Kinnon Ross MacKinnon
What’s your program and specialty/subject matter of focus?
I am a second-year PhD student in the Social and Behavioural Health Sciences (SBHS) stream. While I am engaged with health equity issues for LGBTQ communities broadly, my program of research specifically investigates barriers to mental health care services experienced by transgender/transsexual/transitioned persons.
For instance, my doctoral project, generously funded by the Social Sciences and Humanities Research Council, will apply Foucauldian analyses in order to understand the ways in which gender-variance is pathologized by medical institutions.
Why are you studying public health/health policy?
I believe that the field of public health has been integral to addressing population health inequities which exist for marginalized communities within Toronto, Canada, and the global context. The Dalla Lana School of Public Health connects students with faculty members, administrators, and community stakeholders whose expertise are vital to making sustainable social change in the area of health.
Why did you choose to study at the Dalla Lana School of Public Health?
I chose to study at the DLSPH for its proximity to the Re:Searching for LGBTQ Health research group, led by faculty member Dr. Lori Ross. Dr. Ross and her team focuses on integrating community-based approaches to health equity research, with a particular goal of understanding how LGBTQ people experience physical and mental health.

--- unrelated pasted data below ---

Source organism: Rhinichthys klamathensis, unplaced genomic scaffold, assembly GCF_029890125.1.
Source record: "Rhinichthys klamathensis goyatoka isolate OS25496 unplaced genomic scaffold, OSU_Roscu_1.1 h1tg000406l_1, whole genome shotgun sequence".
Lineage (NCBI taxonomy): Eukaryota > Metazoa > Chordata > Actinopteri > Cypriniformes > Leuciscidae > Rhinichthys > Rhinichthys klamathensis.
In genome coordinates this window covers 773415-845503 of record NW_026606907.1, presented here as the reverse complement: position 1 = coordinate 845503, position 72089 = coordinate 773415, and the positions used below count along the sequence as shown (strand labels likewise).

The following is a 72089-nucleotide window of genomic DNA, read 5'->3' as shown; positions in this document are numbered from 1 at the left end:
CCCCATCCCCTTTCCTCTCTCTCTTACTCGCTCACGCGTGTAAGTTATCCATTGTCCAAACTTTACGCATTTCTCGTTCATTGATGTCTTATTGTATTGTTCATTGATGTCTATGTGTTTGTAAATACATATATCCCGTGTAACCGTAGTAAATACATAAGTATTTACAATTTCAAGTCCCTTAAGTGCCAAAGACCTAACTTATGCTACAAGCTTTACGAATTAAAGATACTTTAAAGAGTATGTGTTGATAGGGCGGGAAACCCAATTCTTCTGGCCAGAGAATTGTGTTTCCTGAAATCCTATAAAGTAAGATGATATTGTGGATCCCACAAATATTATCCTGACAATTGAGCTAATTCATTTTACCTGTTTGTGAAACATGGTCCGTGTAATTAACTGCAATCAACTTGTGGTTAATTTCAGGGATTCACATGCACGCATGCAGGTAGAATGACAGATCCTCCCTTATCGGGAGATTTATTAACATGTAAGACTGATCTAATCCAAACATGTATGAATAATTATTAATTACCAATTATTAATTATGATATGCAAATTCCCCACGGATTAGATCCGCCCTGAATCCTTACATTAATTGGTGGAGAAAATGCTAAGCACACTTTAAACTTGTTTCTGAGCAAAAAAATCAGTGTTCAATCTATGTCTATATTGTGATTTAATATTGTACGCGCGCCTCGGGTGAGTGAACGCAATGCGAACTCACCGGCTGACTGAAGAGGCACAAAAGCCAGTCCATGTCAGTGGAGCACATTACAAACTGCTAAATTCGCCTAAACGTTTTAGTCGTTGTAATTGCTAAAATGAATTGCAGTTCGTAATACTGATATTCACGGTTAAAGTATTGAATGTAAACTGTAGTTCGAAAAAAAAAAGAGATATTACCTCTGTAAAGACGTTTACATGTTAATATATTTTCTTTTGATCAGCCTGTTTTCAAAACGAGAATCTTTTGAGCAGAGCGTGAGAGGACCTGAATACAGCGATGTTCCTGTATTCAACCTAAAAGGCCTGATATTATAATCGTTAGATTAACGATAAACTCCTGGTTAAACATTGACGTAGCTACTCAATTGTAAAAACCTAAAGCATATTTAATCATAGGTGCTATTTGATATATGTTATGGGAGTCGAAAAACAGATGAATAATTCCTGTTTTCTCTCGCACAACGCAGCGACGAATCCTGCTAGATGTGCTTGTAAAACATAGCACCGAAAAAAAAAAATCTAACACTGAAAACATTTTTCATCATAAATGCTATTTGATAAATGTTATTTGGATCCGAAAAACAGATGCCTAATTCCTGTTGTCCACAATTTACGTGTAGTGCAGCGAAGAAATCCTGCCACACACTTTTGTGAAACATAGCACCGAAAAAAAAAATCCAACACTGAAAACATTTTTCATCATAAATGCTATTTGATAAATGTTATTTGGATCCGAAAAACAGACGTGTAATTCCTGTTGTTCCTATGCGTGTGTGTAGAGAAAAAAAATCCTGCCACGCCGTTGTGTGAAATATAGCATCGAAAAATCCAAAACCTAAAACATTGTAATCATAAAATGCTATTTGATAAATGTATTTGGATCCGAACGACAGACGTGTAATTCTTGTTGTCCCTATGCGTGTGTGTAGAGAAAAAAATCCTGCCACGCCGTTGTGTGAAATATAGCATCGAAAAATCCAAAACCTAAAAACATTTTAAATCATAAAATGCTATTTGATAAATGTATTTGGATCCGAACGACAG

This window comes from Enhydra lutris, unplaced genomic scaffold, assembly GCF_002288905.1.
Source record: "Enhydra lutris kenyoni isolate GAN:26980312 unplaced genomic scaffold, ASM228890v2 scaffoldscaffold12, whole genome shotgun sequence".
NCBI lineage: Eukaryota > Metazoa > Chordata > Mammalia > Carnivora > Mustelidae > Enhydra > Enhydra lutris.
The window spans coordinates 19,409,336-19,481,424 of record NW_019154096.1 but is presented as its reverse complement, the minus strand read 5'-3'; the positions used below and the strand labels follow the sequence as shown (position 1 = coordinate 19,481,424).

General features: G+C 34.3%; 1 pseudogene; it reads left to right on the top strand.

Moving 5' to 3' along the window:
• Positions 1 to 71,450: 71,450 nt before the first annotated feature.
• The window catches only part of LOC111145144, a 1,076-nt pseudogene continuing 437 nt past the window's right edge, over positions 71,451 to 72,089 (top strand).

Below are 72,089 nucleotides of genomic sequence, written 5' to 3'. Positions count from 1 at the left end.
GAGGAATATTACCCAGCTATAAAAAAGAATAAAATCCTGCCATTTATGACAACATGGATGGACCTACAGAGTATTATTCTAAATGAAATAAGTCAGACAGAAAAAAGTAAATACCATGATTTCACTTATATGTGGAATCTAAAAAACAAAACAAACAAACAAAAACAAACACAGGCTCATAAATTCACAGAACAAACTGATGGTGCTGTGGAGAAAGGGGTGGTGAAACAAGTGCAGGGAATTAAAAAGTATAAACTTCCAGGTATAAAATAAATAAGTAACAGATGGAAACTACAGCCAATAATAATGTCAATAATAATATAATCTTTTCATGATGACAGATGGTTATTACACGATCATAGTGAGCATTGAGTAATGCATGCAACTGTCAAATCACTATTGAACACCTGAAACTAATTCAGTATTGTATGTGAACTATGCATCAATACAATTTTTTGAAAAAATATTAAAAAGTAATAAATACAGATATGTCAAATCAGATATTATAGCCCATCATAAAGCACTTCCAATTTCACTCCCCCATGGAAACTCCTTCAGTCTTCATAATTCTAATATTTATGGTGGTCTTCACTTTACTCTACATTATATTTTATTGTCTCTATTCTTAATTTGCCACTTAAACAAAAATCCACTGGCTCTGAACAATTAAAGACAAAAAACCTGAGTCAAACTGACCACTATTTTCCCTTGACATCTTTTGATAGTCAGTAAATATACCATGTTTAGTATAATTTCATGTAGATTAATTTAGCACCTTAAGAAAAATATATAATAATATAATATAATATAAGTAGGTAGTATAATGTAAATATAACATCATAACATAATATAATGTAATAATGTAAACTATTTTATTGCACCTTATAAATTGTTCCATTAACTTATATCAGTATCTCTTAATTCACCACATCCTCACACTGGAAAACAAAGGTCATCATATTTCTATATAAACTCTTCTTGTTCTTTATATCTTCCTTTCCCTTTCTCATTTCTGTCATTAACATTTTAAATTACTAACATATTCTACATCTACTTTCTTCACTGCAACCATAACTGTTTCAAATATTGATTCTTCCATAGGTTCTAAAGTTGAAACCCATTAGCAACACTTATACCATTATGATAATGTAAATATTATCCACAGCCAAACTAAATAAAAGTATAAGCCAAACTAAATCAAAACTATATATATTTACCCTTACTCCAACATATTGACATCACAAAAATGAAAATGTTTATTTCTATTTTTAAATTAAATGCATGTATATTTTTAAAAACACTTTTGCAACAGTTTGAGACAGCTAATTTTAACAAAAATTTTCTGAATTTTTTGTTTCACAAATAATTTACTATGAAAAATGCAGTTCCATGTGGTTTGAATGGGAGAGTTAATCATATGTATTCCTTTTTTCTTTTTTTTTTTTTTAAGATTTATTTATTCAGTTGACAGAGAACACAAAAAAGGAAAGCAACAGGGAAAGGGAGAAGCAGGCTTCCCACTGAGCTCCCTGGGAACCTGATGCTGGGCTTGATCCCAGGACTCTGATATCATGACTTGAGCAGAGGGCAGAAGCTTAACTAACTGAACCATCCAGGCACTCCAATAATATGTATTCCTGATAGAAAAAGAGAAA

What are some current projects or research that you’re involved in?
I am currently conducting a systematic review on physical activity interventions for LGBTQ persons with Dr. Paul Gorczynski at the University of Portsmouth, UK. Additionally, I am co-writing a theoretical manuscript on LGBTQ-related microaggressions within the field of social work with two other doctoral students.
Passionate about equity in sport as a public health issue, I coach Special Olympics athletes in powerlifting. I am also an advocate for LGBTQ-inclusion in sport and athletics and have been named the Canadian Director of the first international LGBTQ powerlifting federation. Similarly, I was recently interviewed in the University of Toronto news about sexual and gender diversity within sporting culture in connection with the upcoming PanAm/Para PanAm Games.
What would you say to a prospective student who is considering the School?
While undertaking doctoral studies is a personal decision, I can say confidently that my experiences at the DLSPH have been overwhelmingly positive. After working in health research for several years in between completing my Master of Social Work and beginning the program, I did feel hesitant about such a big undertaking. However, as soon as I arrived for orientation week, met my colleagues, and listened to guest lectures from world-class researchers and scholars in the field of public health, I knew I was at the right place.